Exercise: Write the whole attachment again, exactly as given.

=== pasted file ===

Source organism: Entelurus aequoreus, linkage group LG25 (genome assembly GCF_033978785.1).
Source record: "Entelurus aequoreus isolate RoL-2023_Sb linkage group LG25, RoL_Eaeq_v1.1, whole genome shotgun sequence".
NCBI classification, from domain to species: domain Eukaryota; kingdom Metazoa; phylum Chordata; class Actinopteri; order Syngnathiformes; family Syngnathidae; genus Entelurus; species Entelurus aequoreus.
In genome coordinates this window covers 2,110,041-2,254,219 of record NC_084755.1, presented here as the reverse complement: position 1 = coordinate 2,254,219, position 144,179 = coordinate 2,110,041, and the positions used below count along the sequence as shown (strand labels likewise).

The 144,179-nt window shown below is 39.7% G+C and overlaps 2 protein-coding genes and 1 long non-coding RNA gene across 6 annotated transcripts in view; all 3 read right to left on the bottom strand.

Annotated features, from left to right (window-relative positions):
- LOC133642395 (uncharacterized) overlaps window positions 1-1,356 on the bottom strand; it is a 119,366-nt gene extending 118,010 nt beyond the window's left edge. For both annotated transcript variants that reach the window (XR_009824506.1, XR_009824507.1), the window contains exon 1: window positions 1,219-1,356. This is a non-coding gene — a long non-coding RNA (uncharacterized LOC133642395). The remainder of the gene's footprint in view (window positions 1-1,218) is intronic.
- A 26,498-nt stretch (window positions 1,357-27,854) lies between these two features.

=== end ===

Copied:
Source organism: Entelurus aequoreus, linkage group LG25 (genome assembly GCF_033978785.1).
Source record: "Entelurus aequoreus isolate RoL-2023_Sb linkage group LG25, RoL_Eaeq_v1.1, whole genome shotgun sequence".
NCBI classification, from domain to species: domain Eukaryota; kingdom Metazoa; phylum Chordata; class Actinopteri; order Syngnathiformes; family Syngnathidae; genus Entelurus; species Entelurus aequoreus.
In genome coordinates this window covers 2,110,041-2,254,219 of record NC_084755.1, presented here as the reverse complement: position 1 = coordinate 2,254,219, position 144,179 = coordinate 2,110,041, and the positions used below count along the sequence as shown (strand labels likewise).

The 144,179-nt window shown below is 39.7% G+C and overlaps 2 protein-coding genes and 1 long non-coding RNA gene across 6 annotated transcripts in view; all 3 read right to left on the bottom strand.

Annotated features, from left to right (window-relative positions):
- LOC133642395 (uncharacterized) overlaps window positions 1-1,356 on the bottom strand; it is a 119,366-nt gene extending 118,010 nt beyond the window's left edge. For both annotated transcript variants that reach the window (XR_009824506.1, XR_009824507.1), the window contains exon 1: window positions 1,219-1,356. This is a non-coding gene — a long non-coding RNA (uncharacterized LOC133642395). The remainder of the gene's footprint in view (window positions 1-1,218) is intronic.
- A 26,498-nt stretch (window positions 1,357-27,854) lies between these two features.